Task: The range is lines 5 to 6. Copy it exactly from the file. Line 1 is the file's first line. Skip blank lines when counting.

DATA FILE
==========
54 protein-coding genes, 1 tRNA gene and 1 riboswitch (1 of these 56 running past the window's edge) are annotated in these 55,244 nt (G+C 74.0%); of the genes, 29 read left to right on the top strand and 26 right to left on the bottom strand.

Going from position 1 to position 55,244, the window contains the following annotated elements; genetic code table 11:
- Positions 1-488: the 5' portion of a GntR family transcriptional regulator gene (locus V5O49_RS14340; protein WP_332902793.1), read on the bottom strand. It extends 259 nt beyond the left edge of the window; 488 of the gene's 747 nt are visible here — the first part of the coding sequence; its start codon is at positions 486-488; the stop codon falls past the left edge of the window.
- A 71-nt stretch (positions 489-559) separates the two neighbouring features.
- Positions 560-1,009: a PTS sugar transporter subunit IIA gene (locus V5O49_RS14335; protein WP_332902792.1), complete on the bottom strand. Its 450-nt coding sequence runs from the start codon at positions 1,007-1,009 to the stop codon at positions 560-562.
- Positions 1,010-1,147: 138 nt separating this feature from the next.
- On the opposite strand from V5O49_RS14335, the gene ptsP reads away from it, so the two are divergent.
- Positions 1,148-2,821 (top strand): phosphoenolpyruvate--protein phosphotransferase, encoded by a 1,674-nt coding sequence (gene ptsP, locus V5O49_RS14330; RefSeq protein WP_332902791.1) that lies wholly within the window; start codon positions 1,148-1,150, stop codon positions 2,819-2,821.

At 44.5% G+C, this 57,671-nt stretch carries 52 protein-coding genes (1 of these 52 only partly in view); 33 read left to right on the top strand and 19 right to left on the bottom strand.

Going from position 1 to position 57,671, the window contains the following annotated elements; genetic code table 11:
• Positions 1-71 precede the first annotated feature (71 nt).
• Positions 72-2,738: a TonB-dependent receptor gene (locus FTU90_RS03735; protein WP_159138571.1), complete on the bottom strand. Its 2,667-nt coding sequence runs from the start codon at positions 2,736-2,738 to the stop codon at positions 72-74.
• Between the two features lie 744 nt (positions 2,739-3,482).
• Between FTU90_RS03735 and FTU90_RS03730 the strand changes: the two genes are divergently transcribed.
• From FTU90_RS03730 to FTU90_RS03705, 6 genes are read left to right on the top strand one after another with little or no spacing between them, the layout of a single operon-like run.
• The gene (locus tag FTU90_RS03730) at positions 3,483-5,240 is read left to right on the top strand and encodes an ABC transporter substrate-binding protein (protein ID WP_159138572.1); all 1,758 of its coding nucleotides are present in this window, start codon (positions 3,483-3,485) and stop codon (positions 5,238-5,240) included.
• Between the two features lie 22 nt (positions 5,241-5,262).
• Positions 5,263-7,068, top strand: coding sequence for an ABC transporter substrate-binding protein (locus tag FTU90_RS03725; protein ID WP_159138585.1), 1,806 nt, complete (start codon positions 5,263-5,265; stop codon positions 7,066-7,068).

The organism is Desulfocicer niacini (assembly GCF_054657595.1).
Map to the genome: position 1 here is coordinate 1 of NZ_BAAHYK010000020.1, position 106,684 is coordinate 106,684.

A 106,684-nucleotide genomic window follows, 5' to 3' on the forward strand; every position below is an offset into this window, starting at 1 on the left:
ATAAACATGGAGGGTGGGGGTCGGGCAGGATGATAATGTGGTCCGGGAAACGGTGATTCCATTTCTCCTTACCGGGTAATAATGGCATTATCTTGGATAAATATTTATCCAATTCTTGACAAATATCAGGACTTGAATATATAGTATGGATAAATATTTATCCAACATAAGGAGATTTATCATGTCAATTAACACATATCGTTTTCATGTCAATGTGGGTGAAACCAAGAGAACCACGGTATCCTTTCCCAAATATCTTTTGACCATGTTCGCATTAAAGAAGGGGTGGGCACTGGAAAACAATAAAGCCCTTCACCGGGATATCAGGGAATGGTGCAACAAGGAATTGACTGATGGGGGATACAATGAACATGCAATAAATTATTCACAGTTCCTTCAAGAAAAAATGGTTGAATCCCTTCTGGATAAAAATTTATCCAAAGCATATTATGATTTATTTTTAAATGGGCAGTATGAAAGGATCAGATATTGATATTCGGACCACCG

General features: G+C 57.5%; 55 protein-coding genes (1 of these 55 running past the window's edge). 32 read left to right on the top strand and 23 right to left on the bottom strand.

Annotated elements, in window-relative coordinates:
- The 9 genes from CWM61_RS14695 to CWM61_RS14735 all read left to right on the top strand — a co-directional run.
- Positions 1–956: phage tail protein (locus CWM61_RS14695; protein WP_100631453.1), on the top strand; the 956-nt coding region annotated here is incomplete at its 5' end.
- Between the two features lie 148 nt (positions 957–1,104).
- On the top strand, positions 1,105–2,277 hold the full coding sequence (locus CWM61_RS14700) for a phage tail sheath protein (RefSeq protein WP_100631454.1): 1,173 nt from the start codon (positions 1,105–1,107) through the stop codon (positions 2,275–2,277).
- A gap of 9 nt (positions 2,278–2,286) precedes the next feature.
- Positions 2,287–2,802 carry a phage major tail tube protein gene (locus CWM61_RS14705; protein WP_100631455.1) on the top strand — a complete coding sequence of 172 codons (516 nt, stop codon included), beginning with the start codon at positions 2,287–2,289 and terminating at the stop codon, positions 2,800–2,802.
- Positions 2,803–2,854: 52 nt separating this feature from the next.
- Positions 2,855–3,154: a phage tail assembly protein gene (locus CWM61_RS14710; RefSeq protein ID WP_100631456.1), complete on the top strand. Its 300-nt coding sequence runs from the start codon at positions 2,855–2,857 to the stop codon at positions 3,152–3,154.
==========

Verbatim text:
- Positions 560-1,009: a PTS sugar transporter subunit IIA gene (locus V5O49_RS14335; protein WP_332902792.1), complete on the bottom strand. Its 450-nt coding sequence runs from the start codon at positions 1,007-1,009 to the stop codon at positions 560-562.
- Positions 1,010-1,147: 138 nt separating this feature from the next.